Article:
Do we drink milk to get calcium, or do we get calcium from milk?
This is a typical chicken-and-egg question, did the chicken come first, or did the egg come first? In the same way, we are left baffled, do we lose calcium if we stop drinking milk, or vice versa?
According to Wikipedia, a bone is a rigid organ that constitutes part of the vertebrate skeleton. Bones form the skeleton structure to protect our important organs, store minerals and enable mobility. Bones are hard tissue which comprises of cortical bone, cancellous
As with all mammals, our first diet when we human beings are born is milk, breast milk or formula milk. Milk, as we all know, is a pale liquid produced by the mammary glands of mammals. It is the basic source of nutrition for mammals before digest of other food begins. Milk is often touted as a “superfood” for human health. The composition of milk usually includes protein, fat, sugar, vitamins and minerals which seem imperative for our body’s growth and development.
Sounds perfect, isn’t it?
Consumption of milk, therefore, goes beyond children into adulthood, and throughout the world, there are more than six billion consumers of milk and milk products. Why do adults continue drinking milk even after the required age?
For beauty? For calcium?
According to the National Digestive Diseases Information Clearinghouse, some 30 million to 50 million Americans are lactose intolerant, including up to 75 percent of African Americans and American Indians and 90 percent of Asian-Americans. Lactose intolerance is the inability to digest the milk sugar lactose, which is one of the reasons for ditching milk. However, it is more shocking to learn populations with the highest calcium intakes had higher, not lower, fracture rates than those with more modest calcium intakes! Recent studies have also surfaced to show drinking more milk causes osteoporosis! Such irony!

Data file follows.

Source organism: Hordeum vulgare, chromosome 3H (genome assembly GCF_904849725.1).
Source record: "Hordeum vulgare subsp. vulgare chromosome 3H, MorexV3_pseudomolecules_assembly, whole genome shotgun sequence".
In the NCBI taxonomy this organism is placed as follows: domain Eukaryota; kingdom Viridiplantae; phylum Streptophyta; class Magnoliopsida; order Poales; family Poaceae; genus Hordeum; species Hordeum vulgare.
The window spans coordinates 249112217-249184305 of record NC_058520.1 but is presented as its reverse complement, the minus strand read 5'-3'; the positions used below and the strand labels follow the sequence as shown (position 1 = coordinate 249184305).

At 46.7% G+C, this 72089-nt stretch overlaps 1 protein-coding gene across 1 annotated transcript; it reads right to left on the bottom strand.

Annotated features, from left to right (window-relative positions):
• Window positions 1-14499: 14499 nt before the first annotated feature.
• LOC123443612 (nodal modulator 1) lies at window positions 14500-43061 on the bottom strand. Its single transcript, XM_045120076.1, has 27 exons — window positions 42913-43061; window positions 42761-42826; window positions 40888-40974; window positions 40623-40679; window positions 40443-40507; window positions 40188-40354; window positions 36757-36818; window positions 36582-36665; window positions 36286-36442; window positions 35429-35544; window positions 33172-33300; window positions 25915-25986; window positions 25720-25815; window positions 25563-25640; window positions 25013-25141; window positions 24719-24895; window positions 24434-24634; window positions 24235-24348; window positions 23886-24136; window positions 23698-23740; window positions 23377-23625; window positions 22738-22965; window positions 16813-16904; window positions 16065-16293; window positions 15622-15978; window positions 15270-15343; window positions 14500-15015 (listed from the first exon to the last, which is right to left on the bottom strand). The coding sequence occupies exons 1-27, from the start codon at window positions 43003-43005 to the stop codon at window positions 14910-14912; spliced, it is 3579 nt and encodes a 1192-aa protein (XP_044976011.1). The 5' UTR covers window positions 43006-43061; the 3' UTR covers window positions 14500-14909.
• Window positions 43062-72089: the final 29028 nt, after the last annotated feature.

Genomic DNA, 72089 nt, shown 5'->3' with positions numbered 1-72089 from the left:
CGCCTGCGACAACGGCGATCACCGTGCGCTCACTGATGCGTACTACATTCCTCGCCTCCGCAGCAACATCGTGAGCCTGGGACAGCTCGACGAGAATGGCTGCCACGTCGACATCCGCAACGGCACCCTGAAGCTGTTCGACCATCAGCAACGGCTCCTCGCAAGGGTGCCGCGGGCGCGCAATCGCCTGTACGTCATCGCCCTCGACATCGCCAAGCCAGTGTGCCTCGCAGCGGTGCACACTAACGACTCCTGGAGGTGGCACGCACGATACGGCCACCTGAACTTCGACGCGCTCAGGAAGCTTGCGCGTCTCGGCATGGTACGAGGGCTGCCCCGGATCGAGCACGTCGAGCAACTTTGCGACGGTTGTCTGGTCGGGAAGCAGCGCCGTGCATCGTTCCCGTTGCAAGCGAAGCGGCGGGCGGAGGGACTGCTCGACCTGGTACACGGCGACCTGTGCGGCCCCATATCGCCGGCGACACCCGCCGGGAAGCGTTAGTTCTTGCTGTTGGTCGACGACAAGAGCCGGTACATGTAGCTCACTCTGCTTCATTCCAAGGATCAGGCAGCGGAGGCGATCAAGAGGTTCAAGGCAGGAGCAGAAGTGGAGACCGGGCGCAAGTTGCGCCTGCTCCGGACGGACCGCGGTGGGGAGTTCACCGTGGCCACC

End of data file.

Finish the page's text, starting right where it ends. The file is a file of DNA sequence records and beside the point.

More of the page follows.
DO YOU KNOW? According to the most recent report from the SUN published in Aug 2016, the study found drinking 3 glasses of milk a day DOUBLES the risk of an early death and absolutely found no relation in the prevention of broken bones. The study monitored 61,000 women and 45,000 men for 20 years drinking 3 glasses of milk a day. Experts found that these group of people were twice as likely to die early, as opposed to those who consumed less than one glass of milk. In fact, researchers involved in the study also found increased levels of bone fracture in women as compared to men who drink 3 glasses of milk daily. The NHS recommends consumption of milk to delay bone fracture, or osteoporosis. However, researchers now believe the fat in milk cancels out the positive effects of calcium, since it triggers inflammation and increases the risk of heart attacks.
DO YOU KNOW? In another study published BMJ in Oct 2014, a study was conducted for 20 years to examine if high milk consumption is linked to high mortality and bone fractures in women and men. Out of the 61,433 women (aged between 39 and 74) and 45,339 men (aged between 45 and 79), 15,541 women died and 17,252 had fractures, while 10,112 men died and 5,066 had fractures. The study concluded that high milk intake was associated with higher mortality for both men and women.
That’s not all…..
DO YOU KNOW? In an article dated Oct 2014 by Jo Willey, the study also mirrors the above findings. The researchers fear the effects of high levels of lactose and galactose present in milk is to blame. These sugars can increase oxidative stress and chronic inflammation in the body – both of which are major causes of a host of the killer and chronic diseases. The research was conducted at the department of surgical sciences at Uppsala University in Sweden. Professor Mary Schooling, of New York’s City University, said the new findings certainly raised fears about the potential harm of milk. She said: “As milk consumption gradually rise globally with economic development and increasing consumption of animal source foods, the role of milk and mortality needs to be established NOW.”
DO YOU KNOW? A review of 58 studies on dairy products and bone health published in the journal of the American Academy of Paediatrics summarized that there was little evidence to support the association between milk consumption in childhood and stronger bones.
How then do we maintain the calcium level in our bones? There are indeed several milk substitutes which are readily available in the market. Fermented milk products such as cheese and yogurt; darker greens such as broccoli, kale, collard greens, bok choy, parsley and watercress; sweet potato which contains magnesium and potassium; grapefruit or citrus fruits for more Vitamin C; and beans, nuts and seeds such as baked beans, kidney beans, lentils and peas, almonds and brazil nuts, sesame seeds. These foods do not contain damaging saturated animal fat, animal protein, cholesterol, and growth factors which are otherwise found in cow’s milk and dairy products.
It’s time to rethink our milk consumption choices and opt for alternatives such as vegetarian proteins.